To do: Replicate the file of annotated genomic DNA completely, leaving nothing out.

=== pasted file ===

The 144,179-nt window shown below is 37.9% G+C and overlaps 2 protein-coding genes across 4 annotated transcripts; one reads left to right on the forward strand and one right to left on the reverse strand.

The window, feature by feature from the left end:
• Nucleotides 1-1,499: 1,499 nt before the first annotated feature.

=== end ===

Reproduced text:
The 144,179-nt window shown below is 37.9% G+C and overlaps 2 protein-coding genes across 4 annotated transcripts; one reads left to right on the forward strand and one right to left on the reverse strand.

The window, feature by feature from the left end:
• Nucleotides 1-1,499: 1,499 nt before the first annotated feature.